RH: Flores is the Patriots de facto defensive coordinator and he has the trust of the entire defense. He’s expected to call for more defensive pressure compared to Patricia, who enjoyed to drop back into coverage, but the defense should be more or less the same as in previous years.
New England sets out to accomplish three goals on defense every week: 1) force opposing teams to lead extended drives of 10+ plays by taking away big passing plays; 2) stop the run; and 3) take away the opposing team’s top option so they have to lead those long passing drives with lesser players. The odds are stacked against opposing offenses if they have to complete multiple passes every set of downs—although this is why Andy Reid-style offenses have some success against the Patriots because they are super comfortable taking the easy pass every single play.
Also, the Patriots aren’t strangers to this scenario. Bill Belichick will take the heat for any shortcomings by the defense this year, just like he did for Matt Patricia in 2011. Fortunately for the Texans, the Patriots’ defensive growth blueprint usually comes in three waves: 1) the Patriots’ defense is pretty vanilla for the first four or five weeks as players continue to learn the playbook and their responsibilities and find their strengths; 2) the Patriots switch to a defense that highlights these players’ strengths and continue to make tweaks to compensate for whatever issues arise; and 3) the Patriots close out the final few games of the year with a high-performing defense as they head to the postseason. Houston could have some success on Sunday against the vanilla Patriots defense.
BRB: Looking at the Texans from the other side, what is one aspect of the game you think they have an advantage over the Patriots? What’s one area that you think the Patriots will have an edge over the Texans on Sunday?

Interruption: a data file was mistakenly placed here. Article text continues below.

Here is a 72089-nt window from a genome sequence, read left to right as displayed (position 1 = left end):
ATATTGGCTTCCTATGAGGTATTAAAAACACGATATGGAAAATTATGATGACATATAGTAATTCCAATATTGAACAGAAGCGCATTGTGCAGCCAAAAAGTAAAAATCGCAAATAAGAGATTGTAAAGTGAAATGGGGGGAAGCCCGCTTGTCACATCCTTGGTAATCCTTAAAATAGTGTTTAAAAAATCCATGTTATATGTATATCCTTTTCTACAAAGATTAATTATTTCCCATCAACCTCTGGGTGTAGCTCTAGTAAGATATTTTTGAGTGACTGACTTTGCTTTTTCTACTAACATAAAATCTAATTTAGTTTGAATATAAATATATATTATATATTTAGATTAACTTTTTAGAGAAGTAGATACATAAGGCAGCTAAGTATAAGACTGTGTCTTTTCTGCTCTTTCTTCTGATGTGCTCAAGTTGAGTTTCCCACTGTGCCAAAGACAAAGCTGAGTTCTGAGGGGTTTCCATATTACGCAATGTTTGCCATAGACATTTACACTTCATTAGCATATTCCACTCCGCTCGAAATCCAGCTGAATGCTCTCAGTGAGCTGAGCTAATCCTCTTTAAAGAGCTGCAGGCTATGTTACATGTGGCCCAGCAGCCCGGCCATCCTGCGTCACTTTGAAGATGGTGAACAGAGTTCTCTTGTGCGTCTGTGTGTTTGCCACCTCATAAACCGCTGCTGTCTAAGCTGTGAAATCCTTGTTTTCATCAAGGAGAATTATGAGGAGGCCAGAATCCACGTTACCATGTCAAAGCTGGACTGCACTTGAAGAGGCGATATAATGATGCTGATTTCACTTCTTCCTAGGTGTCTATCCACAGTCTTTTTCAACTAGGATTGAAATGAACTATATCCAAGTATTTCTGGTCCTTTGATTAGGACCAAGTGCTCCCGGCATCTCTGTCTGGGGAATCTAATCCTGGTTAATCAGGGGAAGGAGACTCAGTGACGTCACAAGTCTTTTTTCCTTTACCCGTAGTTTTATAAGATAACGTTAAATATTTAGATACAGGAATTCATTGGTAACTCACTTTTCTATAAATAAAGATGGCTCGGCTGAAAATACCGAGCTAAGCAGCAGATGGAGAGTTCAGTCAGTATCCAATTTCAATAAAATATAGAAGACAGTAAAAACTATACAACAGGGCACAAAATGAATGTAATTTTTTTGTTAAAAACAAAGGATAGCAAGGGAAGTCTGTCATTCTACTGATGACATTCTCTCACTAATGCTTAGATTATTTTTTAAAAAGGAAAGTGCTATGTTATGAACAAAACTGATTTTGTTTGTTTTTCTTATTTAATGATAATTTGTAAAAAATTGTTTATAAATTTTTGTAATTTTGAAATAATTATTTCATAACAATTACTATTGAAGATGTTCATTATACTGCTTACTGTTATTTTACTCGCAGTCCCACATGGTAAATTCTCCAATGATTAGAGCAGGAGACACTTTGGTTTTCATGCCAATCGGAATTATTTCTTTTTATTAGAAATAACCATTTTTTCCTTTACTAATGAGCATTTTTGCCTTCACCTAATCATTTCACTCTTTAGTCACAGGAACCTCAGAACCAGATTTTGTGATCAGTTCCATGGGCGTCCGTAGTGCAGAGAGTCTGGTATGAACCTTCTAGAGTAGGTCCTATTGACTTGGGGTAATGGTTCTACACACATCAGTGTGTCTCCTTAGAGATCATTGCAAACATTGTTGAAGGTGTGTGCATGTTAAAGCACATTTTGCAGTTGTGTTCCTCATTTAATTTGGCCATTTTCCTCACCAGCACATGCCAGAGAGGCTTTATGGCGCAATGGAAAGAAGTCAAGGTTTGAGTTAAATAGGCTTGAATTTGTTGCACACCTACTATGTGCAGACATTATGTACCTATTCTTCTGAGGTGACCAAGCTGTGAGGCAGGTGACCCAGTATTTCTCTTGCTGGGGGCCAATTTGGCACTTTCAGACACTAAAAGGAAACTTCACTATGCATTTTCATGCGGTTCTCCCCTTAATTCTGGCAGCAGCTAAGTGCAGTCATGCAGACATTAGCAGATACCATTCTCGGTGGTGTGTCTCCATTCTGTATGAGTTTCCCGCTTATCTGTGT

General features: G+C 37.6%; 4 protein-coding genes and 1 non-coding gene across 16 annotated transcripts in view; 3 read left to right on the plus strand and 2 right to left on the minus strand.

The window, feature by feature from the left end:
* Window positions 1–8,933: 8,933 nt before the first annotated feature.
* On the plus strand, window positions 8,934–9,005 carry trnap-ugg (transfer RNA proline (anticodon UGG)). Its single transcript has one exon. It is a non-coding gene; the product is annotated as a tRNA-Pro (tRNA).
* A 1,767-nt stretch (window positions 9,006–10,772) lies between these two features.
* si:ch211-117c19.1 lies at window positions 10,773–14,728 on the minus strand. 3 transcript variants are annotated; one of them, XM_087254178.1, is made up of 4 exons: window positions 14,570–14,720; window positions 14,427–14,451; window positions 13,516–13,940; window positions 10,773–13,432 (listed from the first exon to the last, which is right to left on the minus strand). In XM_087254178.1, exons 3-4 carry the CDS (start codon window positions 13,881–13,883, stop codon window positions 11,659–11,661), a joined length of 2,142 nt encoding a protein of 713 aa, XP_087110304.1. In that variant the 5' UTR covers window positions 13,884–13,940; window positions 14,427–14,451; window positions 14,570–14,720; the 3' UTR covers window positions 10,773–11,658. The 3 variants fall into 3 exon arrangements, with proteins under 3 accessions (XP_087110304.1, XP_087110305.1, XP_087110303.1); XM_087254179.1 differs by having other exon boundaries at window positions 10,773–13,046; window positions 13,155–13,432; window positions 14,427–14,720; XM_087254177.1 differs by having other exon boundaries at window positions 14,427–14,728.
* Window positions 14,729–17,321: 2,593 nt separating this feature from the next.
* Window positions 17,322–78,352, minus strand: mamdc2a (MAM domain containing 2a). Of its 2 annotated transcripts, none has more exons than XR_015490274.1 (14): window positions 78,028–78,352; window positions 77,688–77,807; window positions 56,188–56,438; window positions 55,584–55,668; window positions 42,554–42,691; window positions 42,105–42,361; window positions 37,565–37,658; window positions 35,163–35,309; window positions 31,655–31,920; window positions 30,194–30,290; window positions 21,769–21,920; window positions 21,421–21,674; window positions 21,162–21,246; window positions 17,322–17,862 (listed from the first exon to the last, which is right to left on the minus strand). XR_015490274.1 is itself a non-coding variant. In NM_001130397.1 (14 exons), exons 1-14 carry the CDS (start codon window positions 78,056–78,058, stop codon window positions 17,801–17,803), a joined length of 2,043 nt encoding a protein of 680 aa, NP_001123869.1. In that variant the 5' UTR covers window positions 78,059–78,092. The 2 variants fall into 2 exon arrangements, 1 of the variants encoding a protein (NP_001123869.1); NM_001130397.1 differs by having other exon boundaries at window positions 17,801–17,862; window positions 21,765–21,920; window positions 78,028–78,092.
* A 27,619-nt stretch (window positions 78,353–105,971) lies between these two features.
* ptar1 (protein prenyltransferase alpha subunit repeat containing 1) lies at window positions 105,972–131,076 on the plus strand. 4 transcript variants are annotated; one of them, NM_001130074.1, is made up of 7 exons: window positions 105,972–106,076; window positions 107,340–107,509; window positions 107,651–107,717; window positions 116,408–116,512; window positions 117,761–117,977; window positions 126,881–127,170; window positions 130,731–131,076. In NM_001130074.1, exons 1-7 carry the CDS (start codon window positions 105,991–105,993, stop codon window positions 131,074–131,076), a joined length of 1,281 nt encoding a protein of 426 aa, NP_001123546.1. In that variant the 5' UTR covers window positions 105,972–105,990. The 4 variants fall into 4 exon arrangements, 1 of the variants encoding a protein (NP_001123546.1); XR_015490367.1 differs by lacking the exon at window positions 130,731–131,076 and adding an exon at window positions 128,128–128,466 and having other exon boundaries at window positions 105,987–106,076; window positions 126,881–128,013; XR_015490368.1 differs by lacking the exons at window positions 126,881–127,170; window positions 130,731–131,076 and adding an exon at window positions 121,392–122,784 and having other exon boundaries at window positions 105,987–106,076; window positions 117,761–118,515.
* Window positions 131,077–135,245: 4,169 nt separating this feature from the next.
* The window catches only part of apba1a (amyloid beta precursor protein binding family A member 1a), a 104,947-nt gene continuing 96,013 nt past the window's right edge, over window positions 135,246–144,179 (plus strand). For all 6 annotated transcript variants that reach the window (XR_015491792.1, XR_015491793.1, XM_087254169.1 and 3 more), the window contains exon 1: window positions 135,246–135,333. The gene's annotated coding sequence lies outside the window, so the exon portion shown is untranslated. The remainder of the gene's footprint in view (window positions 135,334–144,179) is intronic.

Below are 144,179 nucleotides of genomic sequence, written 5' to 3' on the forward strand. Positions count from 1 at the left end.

RH: Houston definitely has a dominant defense and even as I just sang the praises of the Patriots’ offensive line, I think the Texans’ defensive front has an obvious edge over the Patriots. While New England has been successful at neutralizing J.J. Watt over the years, the continued growth of Jadeveon Clowney, Whitney Mercilus, and D.J. Reader, plus the development of Benardrick McKinney and Zach Cunningham, means that someone is going to get a favorable match-up against the Patriots’ offensive front and generate pressure against Tom Brady or the Texans will be able to drop an extra body or two into coverage and force Brady to hold on to the football for an uncomfortable amount of time with a new cast of receivers. I expect this game to go similarly to the Patriots’ game against the Los Angeles Chargers in 2017, when Brady was hit a billion times by Joey Bosa and Melvin Ingram.
On the flip side, the Patriots have impressive continuity and experience on defense, with only four real changes: the addition of Adrian Clayborn and Danny Shelton, along with the return of Dont’a Hightower and replacement of Malcolm Butler by Eric Rowe. Stephon Gilmore, Devin McCourty, Patrick Chung, Duron Harmon, Kyle Van Noy, Malcom Brown, Lawrence Guy, and Trey Flowers are all back in their starting roles, while the team has much better depth at pass rusher this year. If the Patriots can limit DeAndre Hopkins (no small feat) and contain Deshaun Watson in the pocket, the Patriots should be able to fluster the Houston offense.
BRB: What’s a better piece of American fiction: “The TB12 Method” or “The Sound and The Fury”?
RH: If Tom Brady hasn’t eaten a strawberry in his life, Roger Goodell should suspend him four more games for not being huma—wait, Roger! I was just kidding! Put down the phone!
I want to thank Rich for being such a good sport. If you or your loved ones suddenly feel compelled to start following the New England Patriots, I would heartily recommend you float on over to Pats Pulpit to enjoy their excellent coverage and analysis.